Train derails after hitting boulder in southern India, killing 11 and injuring dozens



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Rescuers cut the outer shell of a crumbled compartment of a derailed train to pull out the body of a victim, near Anekal, about 40 kilometers (25 miles) south of Bangalore, India, Friday, Feb. 13, 2015. A train derailed after hitting a boulder that had fallen on the track in southern India on Friday, killing more than ten and injuring dozens, officials said. (AP Photo/Aijaz Rahi)


Rescuers carry body of a victim of a train that derailed near Anekal, about 40 kilometers south of Bangalore, India, Friday, Feb. 13, 2015. A train derailed after hitting a boulder that had fallen on the track in southern India on Friday, killing more than 10 people and injuring dozens, officials said. (AP Photo/Aijaz Rahi)


Rescuers and onlookers gather around damaged coaches of a derailed train near Anekal, about 40 kilometers south of Bangalore, India, Friday, Feb. 13, 2015. A train derailed after hitting a boulder that had fallen on the track in southern India on Friday, killing more than 10 people and injuring dozens, officials said. (AP Photo/Aijaz Rahi)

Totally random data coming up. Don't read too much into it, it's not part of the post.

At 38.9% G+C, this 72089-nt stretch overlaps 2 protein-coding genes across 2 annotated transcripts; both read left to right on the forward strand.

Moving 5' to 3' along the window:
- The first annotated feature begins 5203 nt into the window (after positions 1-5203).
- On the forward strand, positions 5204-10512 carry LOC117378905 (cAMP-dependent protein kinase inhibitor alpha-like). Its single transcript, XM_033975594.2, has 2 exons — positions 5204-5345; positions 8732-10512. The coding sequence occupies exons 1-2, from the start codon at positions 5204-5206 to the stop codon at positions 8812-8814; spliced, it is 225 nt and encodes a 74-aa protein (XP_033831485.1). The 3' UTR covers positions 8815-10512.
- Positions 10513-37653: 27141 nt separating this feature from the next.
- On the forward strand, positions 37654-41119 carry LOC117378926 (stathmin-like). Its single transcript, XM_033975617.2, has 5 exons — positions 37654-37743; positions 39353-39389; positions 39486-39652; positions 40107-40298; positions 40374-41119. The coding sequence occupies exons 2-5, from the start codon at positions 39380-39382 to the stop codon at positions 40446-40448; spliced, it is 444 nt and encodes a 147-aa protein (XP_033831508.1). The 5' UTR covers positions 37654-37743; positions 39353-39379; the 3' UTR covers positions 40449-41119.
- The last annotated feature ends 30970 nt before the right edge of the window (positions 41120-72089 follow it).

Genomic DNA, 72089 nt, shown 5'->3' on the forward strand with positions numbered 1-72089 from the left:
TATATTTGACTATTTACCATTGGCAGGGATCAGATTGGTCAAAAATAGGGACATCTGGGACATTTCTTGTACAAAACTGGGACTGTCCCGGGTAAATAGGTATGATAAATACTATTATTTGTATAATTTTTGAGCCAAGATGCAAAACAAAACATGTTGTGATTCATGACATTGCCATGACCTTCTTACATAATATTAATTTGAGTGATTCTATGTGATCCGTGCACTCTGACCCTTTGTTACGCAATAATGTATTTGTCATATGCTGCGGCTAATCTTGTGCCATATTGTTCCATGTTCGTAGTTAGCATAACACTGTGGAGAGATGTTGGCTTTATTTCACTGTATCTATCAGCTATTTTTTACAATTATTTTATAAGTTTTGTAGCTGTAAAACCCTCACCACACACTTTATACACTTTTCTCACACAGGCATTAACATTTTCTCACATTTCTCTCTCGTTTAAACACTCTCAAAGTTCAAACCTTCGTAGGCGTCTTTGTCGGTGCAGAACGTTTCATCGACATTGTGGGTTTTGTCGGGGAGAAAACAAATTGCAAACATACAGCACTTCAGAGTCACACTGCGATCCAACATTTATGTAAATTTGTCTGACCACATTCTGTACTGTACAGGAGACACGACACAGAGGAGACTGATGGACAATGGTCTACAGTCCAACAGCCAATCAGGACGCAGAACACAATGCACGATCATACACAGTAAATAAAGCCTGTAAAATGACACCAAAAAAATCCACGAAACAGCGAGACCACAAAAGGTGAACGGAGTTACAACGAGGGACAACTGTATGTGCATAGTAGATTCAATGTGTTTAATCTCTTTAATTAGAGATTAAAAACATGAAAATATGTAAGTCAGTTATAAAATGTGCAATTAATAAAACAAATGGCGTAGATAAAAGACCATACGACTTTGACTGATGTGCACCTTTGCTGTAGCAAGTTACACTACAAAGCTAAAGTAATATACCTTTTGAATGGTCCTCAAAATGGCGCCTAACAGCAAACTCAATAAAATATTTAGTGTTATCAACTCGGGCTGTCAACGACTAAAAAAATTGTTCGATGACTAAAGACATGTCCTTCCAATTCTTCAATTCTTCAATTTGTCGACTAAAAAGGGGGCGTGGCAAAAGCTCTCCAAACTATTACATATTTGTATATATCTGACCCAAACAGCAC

Rescuers carry out the body of a passenger after pulling it out from a crumbled compartment of a derailed train near Anekal, 40 kilometers (25 miles) south of Bangalore, India, Friday, Feb. 13, 2015. The train derailed after hitting a boulder that had fallen on the track in southern India on Friday, killing more than 10 people, officials said. (AP Photo/Aijaz Rahi)


BANGALORE, India — A train derailed after hitting a boulder that had fallen on the track in southern India on Friday, killing at least 11 people and injuring dozens, officials said.

Railways Minister Suresh Prabu said the boulder fell down an incline and derailed nine coaches and one food car.

At least 42 people were hospitalized, including 17 in serious condition, after the accident near Bangalore, the capital of southern Karnataka state, police officer Ranbir Sharma said.

Rescuers used gas cutters to open one badly crushed coach on the Bangalore-Ernakulam Intercity Express to remove passengers trapped inside, said Amar Nath, a bank executive who was on board.

"The train came to a screeching halt and I thought that it may have hit something," said Nath, who was unhurt.

Accidents are common on India's vast rail network, which carries 23 million people every day. They are often attributed to human and equipment errors.

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